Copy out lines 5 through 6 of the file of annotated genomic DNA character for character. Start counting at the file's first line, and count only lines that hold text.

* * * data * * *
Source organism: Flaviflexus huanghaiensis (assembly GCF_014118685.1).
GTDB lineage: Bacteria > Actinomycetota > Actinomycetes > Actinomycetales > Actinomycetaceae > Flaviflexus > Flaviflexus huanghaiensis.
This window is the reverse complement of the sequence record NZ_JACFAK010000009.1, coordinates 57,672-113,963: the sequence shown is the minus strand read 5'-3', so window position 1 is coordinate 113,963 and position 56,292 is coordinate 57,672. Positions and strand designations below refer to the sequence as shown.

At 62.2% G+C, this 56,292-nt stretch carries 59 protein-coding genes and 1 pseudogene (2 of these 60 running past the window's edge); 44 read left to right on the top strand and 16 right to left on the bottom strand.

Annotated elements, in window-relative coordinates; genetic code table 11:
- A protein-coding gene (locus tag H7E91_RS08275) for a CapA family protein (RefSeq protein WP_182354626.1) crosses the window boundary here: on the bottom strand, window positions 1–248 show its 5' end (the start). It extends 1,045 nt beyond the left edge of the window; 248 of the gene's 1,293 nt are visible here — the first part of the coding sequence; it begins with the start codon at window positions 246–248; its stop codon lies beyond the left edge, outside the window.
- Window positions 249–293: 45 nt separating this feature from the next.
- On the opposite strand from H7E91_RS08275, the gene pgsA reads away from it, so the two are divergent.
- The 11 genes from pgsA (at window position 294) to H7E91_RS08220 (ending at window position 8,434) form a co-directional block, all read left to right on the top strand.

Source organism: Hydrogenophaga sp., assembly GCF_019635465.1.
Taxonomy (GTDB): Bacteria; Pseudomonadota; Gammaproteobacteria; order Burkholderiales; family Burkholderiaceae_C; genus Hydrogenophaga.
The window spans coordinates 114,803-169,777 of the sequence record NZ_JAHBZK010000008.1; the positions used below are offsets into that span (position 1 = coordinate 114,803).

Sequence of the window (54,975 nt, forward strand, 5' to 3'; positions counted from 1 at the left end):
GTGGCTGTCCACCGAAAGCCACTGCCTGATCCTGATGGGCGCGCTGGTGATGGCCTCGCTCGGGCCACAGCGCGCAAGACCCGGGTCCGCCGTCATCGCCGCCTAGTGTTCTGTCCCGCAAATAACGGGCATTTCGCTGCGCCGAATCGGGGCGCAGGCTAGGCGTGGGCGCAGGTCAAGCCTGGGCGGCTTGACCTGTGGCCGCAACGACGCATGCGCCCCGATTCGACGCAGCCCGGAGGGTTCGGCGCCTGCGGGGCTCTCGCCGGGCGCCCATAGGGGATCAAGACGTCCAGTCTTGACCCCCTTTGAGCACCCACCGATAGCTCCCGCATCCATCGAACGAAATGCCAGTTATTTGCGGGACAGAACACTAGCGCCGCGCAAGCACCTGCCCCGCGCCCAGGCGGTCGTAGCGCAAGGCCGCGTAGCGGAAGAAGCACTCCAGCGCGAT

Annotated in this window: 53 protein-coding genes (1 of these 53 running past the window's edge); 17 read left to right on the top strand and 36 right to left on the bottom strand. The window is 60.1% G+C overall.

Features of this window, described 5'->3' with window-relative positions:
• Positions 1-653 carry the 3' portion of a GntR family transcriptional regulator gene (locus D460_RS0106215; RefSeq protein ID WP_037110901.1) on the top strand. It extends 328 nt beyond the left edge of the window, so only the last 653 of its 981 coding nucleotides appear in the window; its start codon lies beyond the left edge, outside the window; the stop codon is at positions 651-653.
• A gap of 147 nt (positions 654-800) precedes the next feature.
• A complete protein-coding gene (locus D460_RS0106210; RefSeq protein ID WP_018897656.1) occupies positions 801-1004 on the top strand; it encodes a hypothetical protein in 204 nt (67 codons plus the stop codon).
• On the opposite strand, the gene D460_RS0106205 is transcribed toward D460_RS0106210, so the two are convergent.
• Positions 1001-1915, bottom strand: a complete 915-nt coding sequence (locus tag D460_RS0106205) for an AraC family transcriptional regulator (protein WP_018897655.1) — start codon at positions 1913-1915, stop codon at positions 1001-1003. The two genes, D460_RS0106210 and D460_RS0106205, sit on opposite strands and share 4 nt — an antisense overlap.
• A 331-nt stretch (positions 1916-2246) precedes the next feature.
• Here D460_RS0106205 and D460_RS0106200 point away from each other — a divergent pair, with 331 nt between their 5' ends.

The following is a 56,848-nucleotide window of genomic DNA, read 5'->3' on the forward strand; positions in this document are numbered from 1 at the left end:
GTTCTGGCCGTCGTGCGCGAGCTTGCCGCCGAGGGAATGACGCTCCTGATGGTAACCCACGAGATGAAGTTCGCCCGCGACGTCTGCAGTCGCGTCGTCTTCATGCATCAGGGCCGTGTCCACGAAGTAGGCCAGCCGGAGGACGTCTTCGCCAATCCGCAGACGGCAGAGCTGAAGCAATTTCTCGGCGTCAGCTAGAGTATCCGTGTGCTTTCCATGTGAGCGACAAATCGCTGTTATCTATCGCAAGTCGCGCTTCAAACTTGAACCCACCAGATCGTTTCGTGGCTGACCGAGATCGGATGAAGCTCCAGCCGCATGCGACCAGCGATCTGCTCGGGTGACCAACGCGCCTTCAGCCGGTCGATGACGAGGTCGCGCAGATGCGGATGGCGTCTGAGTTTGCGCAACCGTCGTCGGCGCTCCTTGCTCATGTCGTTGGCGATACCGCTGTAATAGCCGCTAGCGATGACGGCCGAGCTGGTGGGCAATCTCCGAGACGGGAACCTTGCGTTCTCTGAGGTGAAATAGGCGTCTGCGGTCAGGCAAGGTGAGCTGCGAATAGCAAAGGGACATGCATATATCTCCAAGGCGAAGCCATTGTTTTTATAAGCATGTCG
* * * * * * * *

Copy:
Annotated elements, in window-relative coordinates; genetic code table 11:
- A protein-coding gene (locus tag H7E91_RS08275) for a CapA family protein (RefSeq protein WP_182354626.1) crosses the window boundary here: on the bottom strand, window positions 1–248 show its 5' end (the start). It extends 1,045 nt beyond the left edge of the window; 248 of the gene's 1,293 nt are visible here — the first part of the coding sequence; it begins with the start codon at window positions 246–248; its stop codon lies beyond the left edge, outside the window.